The possibility must be contemplated if the realistic event of evolution is the cause of plain design. Still, it can’t be implied that either evolution or the existence of a creator is a fact. In the interest of the debate, let’s assume that evolution did create the universe. Does this nullify the need of a designer? Evans and Manis (2009) insisted that the reverse is the instance. The process of evolution operates off the laws of nature (Evans ; Manis, 2009). The laws must have a required source, since they are possible, or “could have been different” (Evans ; Manis, 2009). They need something non-contingent to be possible. Taking into consideration the “order,” “complexity,” and “purpose” in the universe (Foreman, 2012b), this is the most exceptional explanation about the existence of a smart, immediate Creator.
It seems obvious that an intelligent creator of the universe is not only apparent but necessary. McCloskey (1968) trusted that the existence of pain, suffering, and evil negated the viability of the teleological argument. If there is “design and purpose” in the universe (McCloskey, 1968), why would there be instances of disorderly crime and natural disasters which destroy humans before their purpose has been contented? McCloskey must realize that “the teleological argument, like the cosmological argument, is limited” (Evans ; Manis, 2009). It does not give us reasons for the existence of evil. It does not attempt to guess whether or not the designer is an almighty, perfect being. It signalizes that an intelligent designer is the prime clarification for the sample of design in the universe.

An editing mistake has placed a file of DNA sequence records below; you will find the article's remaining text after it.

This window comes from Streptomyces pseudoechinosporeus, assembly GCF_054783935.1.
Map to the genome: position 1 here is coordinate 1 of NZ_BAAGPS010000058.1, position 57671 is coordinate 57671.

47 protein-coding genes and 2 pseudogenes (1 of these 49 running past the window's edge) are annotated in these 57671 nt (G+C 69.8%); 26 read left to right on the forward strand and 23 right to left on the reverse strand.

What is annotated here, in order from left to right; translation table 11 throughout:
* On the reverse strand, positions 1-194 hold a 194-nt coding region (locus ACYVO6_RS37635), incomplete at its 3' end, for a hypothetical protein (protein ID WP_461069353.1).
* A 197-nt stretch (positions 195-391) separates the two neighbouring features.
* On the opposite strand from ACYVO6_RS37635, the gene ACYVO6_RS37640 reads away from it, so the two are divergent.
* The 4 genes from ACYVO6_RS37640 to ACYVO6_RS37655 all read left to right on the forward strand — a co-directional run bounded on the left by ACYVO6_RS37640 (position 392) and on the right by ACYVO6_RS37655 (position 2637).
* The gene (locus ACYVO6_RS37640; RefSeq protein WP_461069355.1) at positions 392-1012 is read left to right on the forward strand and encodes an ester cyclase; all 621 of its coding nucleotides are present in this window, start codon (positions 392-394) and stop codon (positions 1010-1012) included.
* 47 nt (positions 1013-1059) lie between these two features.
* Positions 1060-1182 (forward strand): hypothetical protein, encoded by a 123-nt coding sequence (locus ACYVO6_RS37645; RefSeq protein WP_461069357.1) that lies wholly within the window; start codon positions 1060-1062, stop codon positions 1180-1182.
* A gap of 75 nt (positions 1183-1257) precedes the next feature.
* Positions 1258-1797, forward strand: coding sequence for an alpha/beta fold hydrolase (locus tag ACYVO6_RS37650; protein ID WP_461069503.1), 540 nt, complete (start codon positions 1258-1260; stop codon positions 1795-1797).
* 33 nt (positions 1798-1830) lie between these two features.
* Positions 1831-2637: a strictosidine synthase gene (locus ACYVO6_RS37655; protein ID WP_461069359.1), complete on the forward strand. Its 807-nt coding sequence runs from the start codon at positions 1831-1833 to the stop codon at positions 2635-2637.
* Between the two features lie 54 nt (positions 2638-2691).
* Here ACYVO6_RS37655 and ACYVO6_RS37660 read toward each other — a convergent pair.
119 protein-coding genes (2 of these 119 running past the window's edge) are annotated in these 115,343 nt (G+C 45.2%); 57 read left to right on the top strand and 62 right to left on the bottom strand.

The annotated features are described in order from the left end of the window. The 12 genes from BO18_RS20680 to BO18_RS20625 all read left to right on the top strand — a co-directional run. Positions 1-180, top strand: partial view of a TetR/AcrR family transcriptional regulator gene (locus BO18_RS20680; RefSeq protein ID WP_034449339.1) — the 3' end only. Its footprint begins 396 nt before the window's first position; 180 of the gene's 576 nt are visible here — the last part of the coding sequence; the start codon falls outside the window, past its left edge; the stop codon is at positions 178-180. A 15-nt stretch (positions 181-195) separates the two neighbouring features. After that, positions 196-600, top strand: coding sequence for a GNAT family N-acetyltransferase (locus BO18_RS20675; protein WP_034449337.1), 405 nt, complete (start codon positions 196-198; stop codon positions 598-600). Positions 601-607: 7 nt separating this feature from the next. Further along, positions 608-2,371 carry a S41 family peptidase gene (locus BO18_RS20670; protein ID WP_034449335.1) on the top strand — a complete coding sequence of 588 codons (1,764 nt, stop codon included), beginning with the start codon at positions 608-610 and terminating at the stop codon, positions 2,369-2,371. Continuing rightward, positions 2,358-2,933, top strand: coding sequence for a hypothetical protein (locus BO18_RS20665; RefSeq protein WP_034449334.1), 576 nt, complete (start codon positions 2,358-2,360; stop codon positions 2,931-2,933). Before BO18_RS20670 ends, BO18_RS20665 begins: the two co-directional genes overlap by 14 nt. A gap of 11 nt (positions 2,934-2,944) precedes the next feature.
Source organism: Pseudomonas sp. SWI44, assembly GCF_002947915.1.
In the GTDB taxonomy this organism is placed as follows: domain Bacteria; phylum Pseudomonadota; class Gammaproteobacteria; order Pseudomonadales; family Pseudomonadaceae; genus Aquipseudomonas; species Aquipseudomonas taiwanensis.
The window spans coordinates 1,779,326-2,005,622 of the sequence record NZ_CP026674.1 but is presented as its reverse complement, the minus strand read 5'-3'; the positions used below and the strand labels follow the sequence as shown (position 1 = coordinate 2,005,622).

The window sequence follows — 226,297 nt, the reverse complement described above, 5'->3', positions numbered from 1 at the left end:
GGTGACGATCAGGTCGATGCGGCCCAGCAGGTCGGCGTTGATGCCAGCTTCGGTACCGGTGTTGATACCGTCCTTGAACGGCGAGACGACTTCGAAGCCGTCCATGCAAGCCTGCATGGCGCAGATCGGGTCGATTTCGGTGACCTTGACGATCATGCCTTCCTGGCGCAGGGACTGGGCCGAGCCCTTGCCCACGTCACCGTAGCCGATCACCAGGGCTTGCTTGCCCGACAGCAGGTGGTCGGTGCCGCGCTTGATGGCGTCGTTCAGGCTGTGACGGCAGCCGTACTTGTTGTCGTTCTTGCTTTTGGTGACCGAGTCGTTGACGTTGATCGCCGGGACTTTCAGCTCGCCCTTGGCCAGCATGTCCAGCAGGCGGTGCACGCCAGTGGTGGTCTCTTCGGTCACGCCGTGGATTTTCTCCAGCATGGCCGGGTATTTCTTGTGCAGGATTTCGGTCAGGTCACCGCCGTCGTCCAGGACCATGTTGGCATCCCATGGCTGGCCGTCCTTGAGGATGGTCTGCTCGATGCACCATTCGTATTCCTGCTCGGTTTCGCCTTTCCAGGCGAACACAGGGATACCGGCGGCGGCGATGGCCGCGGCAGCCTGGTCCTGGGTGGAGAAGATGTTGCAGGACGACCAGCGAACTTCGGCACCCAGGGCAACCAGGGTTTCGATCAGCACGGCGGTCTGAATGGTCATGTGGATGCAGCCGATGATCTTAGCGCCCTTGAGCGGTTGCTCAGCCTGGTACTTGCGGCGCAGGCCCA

The cosmological argument is made of numerous attempts to convey that because the universe exists, it must have a cause which is not reliant on another cause (Evans ; Manis, 2009). McCloskey (1968) had two problems with this argument. First, he suggested that the site of this argument is weak and there is not basis to believe that the universe must have a source. The first argument passes the test of logicality. The universe contains objects that do not have to exist, at least in their present format (Evans ; Manis, 2009). The law of cause and effect points to the fact that such objects must have a cause that had to exist the way it does (Evans ; Manis, 2009). There must be an uncaused, necessary cause for the universe (Evans ; Manis, 2009). If caused objects were contingent upon other caused objects, this makes a circular reasoning of sorts, or an “infinite regress,” where everything is caused by everything else, and there is no final cause, or first cause (Evans ; Manis, 2009). The idea of a never-ending existence being solves the problem of the constant circling occurrence.